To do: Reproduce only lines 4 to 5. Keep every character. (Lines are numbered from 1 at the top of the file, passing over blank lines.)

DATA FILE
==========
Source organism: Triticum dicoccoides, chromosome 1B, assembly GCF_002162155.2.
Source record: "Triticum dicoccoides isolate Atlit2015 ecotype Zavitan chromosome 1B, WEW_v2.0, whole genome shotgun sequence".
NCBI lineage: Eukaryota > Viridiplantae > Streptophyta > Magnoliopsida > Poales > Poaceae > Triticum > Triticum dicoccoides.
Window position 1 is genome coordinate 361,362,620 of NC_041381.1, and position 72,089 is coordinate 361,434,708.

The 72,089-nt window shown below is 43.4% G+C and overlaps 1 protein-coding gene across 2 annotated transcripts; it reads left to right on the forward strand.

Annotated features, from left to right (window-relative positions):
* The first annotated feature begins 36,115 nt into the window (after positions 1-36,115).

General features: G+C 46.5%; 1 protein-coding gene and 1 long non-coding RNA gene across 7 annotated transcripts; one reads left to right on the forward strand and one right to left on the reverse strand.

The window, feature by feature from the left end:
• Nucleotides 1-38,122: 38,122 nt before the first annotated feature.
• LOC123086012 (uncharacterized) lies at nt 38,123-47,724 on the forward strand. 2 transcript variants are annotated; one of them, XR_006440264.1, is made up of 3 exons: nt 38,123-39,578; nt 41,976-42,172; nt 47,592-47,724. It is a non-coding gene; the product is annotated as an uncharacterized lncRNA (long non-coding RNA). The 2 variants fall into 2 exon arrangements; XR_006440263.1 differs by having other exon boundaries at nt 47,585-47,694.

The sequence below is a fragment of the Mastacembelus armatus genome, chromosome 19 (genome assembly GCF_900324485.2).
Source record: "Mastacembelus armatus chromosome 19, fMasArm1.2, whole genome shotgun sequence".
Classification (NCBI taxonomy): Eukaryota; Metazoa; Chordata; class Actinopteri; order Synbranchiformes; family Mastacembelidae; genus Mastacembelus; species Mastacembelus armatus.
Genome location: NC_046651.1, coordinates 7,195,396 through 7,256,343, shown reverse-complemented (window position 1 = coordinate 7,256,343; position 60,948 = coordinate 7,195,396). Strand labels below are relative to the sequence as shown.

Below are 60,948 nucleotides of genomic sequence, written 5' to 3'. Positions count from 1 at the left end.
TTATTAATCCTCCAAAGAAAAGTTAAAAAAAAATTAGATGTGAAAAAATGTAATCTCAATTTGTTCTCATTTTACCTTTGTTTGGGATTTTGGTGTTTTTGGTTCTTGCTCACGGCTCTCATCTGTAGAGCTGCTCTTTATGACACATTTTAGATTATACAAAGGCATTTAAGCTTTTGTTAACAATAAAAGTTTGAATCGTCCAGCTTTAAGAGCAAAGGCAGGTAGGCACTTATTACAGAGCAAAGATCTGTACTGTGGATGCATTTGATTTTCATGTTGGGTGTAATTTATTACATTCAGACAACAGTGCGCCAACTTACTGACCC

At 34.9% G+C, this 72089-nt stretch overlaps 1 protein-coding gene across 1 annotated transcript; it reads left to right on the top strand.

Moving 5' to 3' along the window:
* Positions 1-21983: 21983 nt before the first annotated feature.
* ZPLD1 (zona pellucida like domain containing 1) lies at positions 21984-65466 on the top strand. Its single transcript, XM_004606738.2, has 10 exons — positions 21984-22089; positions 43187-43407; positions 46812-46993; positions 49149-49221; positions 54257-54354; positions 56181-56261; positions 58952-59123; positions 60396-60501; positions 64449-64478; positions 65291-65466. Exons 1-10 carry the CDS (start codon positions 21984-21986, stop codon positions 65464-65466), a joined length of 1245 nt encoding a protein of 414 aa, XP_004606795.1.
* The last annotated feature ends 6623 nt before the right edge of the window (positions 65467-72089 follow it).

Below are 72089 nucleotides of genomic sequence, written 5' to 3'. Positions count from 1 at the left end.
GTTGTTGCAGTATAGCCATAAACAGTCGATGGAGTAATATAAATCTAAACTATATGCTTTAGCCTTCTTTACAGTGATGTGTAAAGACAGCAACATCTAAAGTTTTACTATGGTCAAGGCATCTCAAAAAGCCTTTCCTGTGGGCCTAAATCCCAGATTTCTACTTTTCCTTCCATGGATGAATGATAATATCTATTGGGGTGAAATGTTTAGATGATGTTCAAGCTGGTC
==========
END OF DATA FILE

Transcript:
Window position 1 is genome coordinate 361,362,620 of NC_041381.1, and position 72,089 is coordinate 361,434,708.

The 72,089-nt window shown below is 43.4% G+C and overlaps 1 protein-coding gene across 2 annotated transcripts; it reads left to right on the forward strand.